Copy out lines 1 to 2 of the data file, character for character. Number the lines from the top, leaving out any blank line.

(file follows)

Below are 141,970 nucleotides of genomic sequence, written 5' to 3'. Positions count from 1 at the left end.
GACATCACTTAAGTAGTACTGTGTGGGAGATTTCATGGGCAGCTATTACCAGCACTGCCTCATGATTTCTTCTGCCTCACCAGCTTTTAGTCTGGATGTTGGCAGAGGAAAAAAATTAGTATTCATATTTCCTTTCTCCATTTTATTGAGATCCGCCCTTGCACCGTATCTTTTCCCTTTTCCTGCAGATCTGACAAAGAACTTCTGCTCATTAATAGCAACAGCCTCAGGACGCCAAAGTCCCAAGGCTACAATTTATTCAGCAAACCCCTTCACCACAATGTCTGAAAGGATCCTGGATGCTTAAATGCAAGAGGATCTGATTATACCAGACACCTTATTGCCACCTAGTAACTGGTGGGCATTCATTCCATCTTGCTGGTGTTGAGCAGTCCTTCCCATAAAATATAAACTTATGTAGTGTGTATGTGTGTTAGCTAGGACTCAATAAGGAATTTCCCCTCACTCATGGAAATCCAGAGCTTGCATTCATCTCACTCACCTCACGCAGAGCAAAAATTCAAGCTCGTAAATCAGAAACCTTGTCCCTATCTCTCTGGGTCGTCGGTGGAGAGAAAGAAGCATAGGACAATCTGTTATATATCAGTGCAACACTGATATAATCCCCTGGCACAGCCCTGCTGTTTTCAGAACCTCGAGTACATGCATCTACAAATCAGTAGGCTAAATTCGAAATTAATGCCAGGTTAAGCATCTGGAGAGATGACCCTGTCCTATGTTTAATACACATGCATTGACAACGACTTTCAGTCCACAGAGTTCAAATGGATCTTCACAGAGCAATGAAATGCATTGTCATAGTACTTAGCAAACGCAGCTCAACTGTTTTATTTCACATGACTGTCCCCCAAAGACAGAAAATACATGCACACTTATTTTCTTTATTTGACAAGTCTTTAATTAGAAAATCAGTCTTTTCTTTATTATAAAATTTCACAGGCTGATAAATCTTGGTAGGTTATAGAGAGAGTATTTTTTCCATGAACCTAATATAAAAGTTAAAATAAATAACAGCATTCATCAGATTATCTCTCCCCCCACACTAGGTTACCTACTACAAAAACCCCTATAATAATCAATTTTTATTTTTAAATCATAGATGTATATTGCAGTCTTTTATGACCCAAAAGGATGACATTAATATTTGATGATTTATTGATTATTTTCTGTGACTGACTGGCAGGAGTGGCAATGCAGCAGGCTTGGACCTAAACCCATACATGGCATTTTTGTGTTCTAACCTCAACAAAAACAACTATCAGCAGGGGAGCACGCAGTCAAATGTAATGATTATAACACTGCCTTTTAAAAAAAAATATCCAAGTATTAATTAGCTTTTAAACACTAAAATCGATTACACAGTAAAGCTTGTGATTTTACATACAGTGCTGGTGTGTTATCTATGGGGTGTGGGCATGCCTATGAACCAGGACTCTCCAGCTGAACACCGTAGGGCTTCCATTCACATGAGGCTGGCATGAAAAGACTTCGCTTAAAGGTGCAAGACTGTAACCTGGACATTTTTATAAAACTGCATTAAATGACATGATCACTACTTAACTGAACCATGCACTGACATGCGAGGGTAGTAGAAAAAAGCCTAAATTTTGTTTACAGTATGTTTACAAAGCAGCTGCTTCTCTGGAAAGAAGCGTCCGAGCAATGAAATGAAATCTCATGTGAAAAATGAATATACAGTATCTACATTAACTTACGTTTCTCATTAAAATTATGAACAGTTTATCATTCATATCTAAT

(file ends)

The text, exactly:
Below are 141,970 nucleotides of genomic sequence, written 5' to 3'. Positions count from 1 at the left end.
GACATCACTTAAGTAGTACTGTGTGGGAGATTTCATGGGCAGCTATTACCAGCACTGCCTCATGATTTCTTCTGCCTCACCAGCTTTTAGTCTGGATGTTGGCAGAGGAAAAAAATTAGTATTCATATTTCCTTTCTCCATTTTATTGAGATCCGCCCTTGCACCGTATCTTTTCCCTTTTCCTGCAGATCTGACAAAGAACTTCTGCTCATTAATAGCAACAGCCTCAGGACGCCAAAGTCCCAAGGCTACAATTTATTCAGCAAACCCCTTCACCACAATGTCTGAAAGGATCCTGGATGCTTAAATGCAAGAGGATCTGATTATACCAGACACCTTATTGCCACCTAGTAACTGGTGGGCATTCATTCCATCTTGCTGGTGTTGAGCAGTCCTTCCCATAAAATATAAACTTATGTAGTGTGTATGTGTGTTAGCTAGGACTCAATAAGGAATTTCCCCTCACTCATGGAAATCCAGAGCTTGCATTCATCTCACTCACCTCACGCAGAGCAAAAATTCAAGCTCGTAAATCAGAAACCTTGTCCCTATCTCTCTGGGTCGTCGGTGGAGAGAAAGAAGCATAGGACAATCTGTTATATATCAGTGCAACACTGATATAATCCCCTGGCACAGCCCTGCTGTTTTCAGAACCTCGAGTACATGCATCTACAAATCAGTAGGCTAAATTCGAAATTAATGCCAGGTTAAGCATCTGGAGAGATGACCCTGTCCTATGTTTAATACACATGCATTGACAACGACTTTCAGTCCACAGAGTTCAAATGGATCTTCACAGAGCAATGAAATGCATTGTCATAGTACTTAGCAAACGCAGCTCAACTGTTTTATTTCACATGACTGTCCCCCAAAGACAGAAAATACATGCACACTTATTTTCTTTATTTGACAAGTCTTTAATTAGAAAATCAGTCTTTTCTTTATTATAAAATTTCACAGGCTGATAAATCTTGGTAGGTTATAGAGAGAGTATTTTTTCCATGAACCTAATATAAAAGTTAAAATAAATAACAGCATTCATCAGATTATCTCTCCCCCCACACTAGGTTACCTACTACAAAAACCCCTATAATAATCAATTTTTATTTTTAAATCATAGATGTATATTGCAGTCTTTTATGACCCAAAAGGATGACATTAATATTTGATGATTTATTGATTATTTTCTGTGACTGACTGGCAGGAGTGGCAATGCAGCAGGCTTGGACCTAAACCCATACATGGCATTTTTGTGTTCTAACCTCAACAAAAACAACTATCAGCAGGGGAGCACGCAGTCAAATGTAATGATTATAACACTGCCTTTTAAAAAAAAATATCCAAGTATTAATTAGCTTTTAAACACTAAAATCGATTACACAGTAAAGCTTGTGATTTTACATACAGTGCTGGTGTGTTATCTATGGGGTGTGGGCATGCCTATGAACCAGGACTCTCCAGCTGAACACCGTAGGGCTTCCATTCACATGAGGCTGGCATGAAAAGACTTCGCTTAAAGGTGCAAGACTGTAACCTGGACATTTTTATAAAACTGCATTAAATGACATGATCACTACTTAACTGAACCATGCACTGACATGCGAGGGTAGTAGAAAAAAGCCTAAATTTTGTTTACAGTATGTTTACAAAGCAGCTGCTTCTCTGGAAAGAAGCGTCCGAGCAATGAAATGAAATCTCATGTGAAAAATGAATATACAGTATCTACATTAACTTACGTTTCTCATTAAAATTATGAACAGTTTATCATTCATATCTAAT